Is it ironic that an art show held together by mere threads is stronger than any of its constituent parts?
That’s no slam on the individual work of the eight artists who have been brought together for “Stitch,” a group exhibition at the Greater Reston Arts Cente r that’s united by its focus on embroidery, crochet, knitting and other needlework techniques. There’s not a slouch in this bunch of artists, who include five locals as well as three artists from New York and New Jersey.
The fact that this show hangs together as well as it does has less to do with material and technique than with theme. The first exhibition wholly organized by curator Holly Koons McCullough — who came to GRACE from Savannah’s Telfair Museum of Art in 2012 and who also recently assumed the role of executive director — “Stitch” is bound together more by ideas than threads. Throughout the show, it’s the food for thought, not the filaments, that connect one artist to another.
Few if any of the artists would consider themselves fiber artists in the first place. Even a cursory glance at the show reveals objects that more closely resemble drawings (Orly Cogan and Erin Endicott Sheldon), soft sculptures (Suzi Fox and Nathan Vincent), mixed-media paintings (Pam Rogers) or 3-D signage (Rania Hassan) than craft. Yet the show’s resonant, interwoven themes — gender stereotypes and sexuality; motherhood, relationships and community; aging, mortality and healing; nature and beauty — echo from work to work.
Vincent, the show’s only male artist, creates witty sculptures that, like Mark Newport’s knitted superhero costumes (seen at the Renwick Gallery in 2009), question traditional definitions of masculinity. For Vincent, a bomb, a slingshot and a phallic video-game joystick, all sculpted in crocheted yarn, subvert the cliche of macho aggression. It’s a theme that also crops up in Cogan’s slightly surreal drawings of male and female nudes, embroidered onto reclaimed vintage tablecloths.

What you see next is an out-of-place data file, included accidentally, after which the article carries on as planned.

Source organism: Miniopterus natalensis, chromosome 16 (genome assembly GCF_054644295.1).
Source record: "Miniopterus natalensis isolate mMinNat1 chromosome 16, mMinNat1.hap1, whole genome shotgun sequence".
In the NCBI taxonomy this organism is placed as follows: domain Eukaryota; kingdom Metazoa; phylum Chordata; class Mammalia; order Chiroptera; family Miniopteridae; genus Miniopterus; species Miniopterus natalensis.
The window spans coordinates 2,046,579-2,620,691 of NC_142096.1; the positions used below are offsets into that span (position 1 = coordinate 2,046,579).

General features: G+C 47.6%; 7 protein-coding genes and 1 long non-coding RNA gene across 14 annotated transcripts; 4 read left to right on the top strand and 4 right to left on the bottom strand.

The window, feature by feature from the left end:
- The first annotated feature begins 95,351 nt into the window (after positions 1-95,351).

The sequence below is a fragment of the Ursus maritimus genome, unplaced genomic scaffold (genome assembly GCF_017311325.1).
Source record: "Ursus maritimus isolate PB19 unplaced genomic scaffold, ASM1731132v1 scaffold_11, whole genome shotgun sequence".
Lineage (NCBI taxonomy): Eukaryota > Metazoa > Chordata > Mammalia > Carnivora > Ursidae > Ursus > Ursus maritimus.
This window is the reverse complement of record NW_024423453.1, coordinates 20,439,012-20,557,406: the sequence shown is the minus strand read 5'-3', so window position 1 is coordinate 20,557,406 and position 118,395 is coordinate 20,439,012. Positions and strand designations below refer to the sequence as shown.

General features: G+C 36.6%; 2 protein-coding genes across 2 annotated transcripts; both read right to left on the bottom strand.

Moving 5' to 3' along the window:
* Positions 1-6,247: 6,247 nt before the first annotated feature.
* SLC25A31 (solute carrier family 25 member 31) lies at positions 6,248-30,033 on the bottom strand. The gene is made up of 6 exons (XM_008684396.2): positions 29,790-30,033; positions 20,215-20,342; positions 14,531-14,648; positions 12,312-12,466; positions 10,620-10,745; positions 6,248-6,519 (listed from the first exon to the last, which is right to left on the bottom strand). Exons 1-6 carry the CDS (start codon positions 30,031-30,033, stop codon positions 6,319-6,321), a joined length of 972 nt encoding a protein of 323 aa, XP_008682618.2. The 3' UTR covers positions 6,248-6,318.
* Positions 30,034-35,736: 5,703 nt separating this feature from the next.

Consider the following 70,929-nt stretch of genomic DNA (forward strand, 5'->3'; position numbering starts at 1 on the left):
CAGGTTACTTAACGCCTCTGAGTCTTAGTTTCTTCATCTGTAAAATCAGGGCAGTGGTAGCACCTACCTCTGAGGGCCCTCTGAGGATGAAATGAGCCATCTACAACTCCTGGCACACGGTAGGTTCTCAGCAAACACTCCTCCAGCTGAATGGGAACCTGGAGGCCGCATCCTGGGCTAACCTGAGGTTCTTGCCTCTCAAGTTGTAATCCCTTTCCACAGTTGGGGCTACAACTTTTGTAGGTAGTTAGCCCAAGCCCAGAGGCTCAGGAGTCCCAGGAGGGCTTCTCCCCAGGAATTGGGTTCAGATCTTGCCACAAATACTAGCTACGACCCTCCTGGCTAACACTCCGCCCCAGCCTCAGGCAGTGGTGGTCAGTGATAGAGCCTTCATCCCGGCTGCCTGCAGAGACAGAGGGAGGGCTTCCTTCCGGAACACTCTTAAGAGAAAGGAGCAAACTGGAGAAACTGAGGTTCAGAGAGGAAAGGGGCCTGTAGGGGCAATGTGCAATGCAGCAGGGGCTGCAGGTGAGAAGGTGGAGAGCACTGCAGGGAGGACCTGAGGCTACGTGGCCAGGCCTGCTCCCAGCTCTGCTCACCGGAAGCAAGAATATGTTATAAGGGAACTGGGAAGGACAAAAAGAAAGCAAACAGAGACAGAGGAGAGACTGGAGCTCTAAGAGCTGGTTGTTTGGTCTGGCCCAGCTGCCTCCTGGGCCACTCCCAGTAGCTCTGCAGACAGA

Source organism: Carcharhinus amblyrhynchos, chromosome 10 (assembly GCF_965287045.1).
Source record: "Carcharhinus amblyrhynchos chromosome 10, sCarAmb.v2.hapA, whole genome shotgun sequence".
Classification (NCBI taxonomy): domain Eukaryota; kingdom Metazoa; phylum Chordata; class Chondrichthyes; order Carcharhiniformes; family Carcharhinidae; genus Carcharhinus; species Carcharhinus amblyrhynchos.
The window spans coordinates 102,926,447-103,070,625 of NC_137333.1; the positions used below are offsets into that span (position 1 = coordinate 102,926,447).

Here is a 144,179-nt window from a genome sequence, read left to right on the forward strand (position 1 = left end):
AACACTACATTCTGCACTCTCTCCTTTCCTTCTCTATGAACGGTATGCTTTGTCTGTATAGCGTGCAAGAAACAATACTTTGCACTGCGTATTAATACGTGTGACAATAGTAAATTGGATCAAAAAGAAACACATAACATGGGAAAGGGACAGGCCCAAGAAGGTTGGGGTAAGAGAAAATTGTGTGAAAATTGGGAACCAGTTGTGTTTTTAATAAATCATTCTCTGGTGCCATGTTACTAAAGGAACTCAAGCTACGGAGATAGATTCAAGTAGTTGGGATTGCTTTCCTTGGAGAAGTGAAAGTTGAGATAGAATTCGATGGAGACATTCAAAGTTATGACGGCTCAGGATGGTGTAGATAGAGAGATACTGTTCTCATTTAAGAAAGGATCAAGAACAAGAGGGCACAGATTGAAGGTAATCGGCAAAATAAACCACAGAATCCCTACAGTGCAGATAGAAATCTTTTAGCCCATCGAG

In a larger sense, the entire show comments on this masculine/feminine dichotomy. Hasn’t needlework historically been the province of women? Yet works by Hassan, who “stitches” miniature dresses directly into thick, painted wooden panels, using needle-thin drill bits, and Fox, whose anatomical sculptures are made from recycled copper motor wire, belie the cliche of a traditional seamstress’s output. There’s a subtle ruggedness and the mark of hardware to their sculptural work.
Two artists (Kate Kretz and Stephanie Booth) incorporate human hair into their stitchery, lending it a powerful, at times even creepy, intimacy. Two also work with antique infant clothing or doll’s dresses (Kretz and Sheldon), transforming tiny, yellowing fabric into potent meditations on memory, history, life, death and longing. In a smashing show, their work feels the most deeply personal.
Sheldon calls her embroidered pieces in the show “Healing Sutras,” a nod to the fact that the Sanskrit word “sutra,” or aphorism, is related to the English “suture.” Both derive from a root word meaning “sew.”
For this artist, whose embroideries often suggest bloody wounds, stitching involves both hurting and healing. After all, the needle and thread that bind the wound also puncture the skin.
There’s lots of healing and hurting going on in “Stitch.” Connections are made between genders and generations, and ruptures are created between tradition and innovation. It’s a show that coheres, even as it tears at the fabric of the past.
The most recent body of work by Kate Kretz, a former painter, incorporates so much of one particular art material that she must solicit donations of it from friends. The artist’s work in “Stitch” is notable for its extensive use of poetic text, much of it embroidered in human hair. This labor-intensive process, in which each word is essentially “drawn” using hundreds of tiny, hash-mark-like stitches, can be maddeningly meticulous.
“Your fragility in this sharp world is paralyzing,” reads one especially poignant phrase that Kretz stitched onto a child’s garment using her own hair, which she harvested while pregnant with her young daughter. Another, sewn with thread into a tangled hairball of gray tresses, reads simply “Hag.”
Kretz is not afraid to inject a little humor into works that mostly alternate between beautiful and biting. Stitched in red thread on an old pair of her overalls is this hilarious passage: “When asked about the meaning of his provocative symbols, the young art star leaned into the microphone and said, ‘I just thought those two things looked cool together.’ ”
— Michael O’Sullivan